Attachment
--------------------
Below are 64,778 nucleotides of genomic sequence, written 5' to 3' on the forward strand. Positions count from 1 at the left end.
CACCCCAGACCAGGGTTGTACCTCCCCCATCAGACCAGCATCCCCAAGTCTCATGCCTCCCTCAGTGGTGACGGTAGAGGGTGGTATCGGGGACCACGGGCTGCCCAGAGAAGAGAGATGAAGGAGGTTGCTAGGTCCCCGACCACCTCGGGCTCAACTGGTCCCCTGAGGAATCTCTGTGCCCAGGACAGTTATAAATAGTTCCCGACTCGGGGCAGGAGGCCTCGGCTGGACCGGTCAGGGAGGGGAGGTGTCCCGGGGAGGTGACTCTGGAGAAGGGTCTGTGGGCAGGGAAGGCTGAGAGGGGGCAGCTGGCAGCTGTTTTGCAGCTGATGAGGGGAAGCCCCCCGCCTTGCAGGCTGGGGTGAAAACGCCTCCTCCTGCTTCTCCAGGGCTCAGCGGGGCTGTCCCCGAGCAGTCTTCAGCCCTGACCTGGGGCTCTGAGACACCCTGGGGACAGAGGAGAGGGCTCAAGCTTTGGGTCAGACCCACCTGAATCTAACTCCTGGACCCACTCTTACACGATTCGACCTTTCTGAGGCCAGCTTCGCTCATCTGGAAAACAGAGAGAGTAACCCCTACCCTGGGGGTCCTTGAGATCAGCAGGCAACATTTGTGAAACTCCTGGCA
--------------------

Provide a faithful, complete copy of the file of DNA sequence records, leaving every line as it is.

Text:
Below are 64,778 nucleotides of genomic sequence, written 5' to 3' on the forward strand. Positions count from 1 at the left end.
CACCCCAGACCAGGGTTGTACCTCCCCCATCAGACCAGCATCCCCAAGTCTCATGCCTCCCTCAGTGGTGACGGTAGAGGGTGGTATCGGGGACCACGGGCTGCCCAGAGAAGAGAGATGAAGGAGGTTGCTAGGTCCCCGACCACCTCGGGCTCAACTGGTCCCCTGAGGAATCTCTGTGCCCAGGACAGTTATAAATAGTTCCCGACTCGGGGCAGGAGGCCTCGGCTGGACCGGTCAGGGAGGGGAGGTGTCCCGGGGAGGTGACTCTGGAGAAGGGTCTGTGGGCAGGGAAGGCTGAGAGGGGGCAGCTGGCAGCTGTTTTGCAGCTGATGAGGGGAAGCCCCCCGCCTTGCAGGCTGGGGTGAAAACGCCTCCTCCTGCTTCTCCAGGGCTCAGCGGGGCTGTCCCCGAGCAGTCTTCAGCCCTGACCTGGGGCTCTGAGACACCCTGGGGACAGAGGAGAGGGCTCAAGCTTTGGGTCAGACCCACCTGAATCTAACTCCTGGACCCACTCTTACACGATTCGACCTTTCTGAGGCCAGCTTCGCTCATCTGGAAAACAGAGAGAGTAACCCCTACCCTGGGGGTCCTTGAGATCAGCAGGCAACATTTGTGAAACTCCTGGCA